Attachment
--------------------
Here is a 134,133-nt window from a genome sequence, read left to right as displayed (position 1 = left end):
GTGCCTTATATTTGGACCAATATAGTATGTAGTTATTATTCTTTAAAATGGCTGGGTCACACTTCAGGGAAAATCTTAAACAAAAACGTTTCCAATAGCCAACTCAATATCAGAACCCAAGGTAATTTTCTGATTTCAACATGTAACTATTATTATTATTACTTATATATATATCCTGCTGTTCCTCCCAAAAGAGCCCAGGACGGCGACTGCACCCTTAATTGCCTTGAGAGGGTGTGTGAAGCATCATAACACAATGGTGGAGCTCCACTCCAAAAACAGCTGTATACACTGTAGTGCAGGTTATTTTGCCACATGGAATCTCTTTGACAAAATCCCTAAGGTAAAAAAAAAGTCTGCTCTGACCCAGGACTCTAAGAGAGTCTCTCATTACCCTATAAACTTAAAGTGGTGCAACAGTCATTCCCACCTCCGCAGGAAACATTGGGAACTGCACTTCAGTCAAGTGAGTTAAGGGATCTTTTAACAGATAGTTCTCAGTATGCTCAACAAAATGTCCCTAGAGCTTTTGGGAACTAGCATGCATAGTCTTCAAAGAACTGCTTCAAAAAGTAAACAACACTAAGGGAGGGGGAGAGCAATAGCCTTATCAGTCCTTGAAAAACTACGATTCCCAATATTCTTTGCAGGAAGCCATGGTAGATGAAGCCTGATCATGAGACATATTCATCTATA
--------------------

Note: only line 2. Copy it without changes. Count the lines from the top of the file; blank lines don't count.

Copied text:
GTGCCTTATATTTGGACCAATATAGTATGTAGTTATTATTCTTTAAAATGGCTGGGTCACACTTCAGGGAAAATCTTAAACAAAAACGTTTCCAATAGCCAACTCAATATCAGAACCCAAGGTAATTTTCTGATTTCAACATGTAACTATTATTATTATTACTTATATATATATCCTGCTGTTCCTCCCAAAAGAGCCCAGGACGGCGACTGCACCCTTAATTGCCTTGAGAGGGTGTGTGAAGCATCATAACACAATGGTGGAGCTCCACTCCAAAAACAGCTGTATACACTGTAGTGCAGGTTATTTTGCCACATGGAATCTCTTTGACAAAATCCCTAAGGTAAAAAAAAAGTCTGCTCTGACCCAGGACTCTAAGAGAGTCTCTCATTACCCTATAAACTTAAAGTGGTGCAACAGTCATTCCCACCTCCGCAGGAAACATTGGGAACTGCACTTCAGTCAAGTGAGTTAAGGGATCTTTTAACAGATAGTTCTCAGTATGCTCAACAAAATGTCCCTAGAGCTTTTGGGAACTAGCATGCATAGTCTTCAAAGAACTGCTTCAAAAAGTAAACAACACTAAGGGAGGGGGAGAGCAATAGCCTTATCAGTCCTTGAAAAACTACGATTCCCAATATTCTTTGCAGGAAGCCATGGTAGATGAAGCCTGATCATGAGACATATTCATCTATA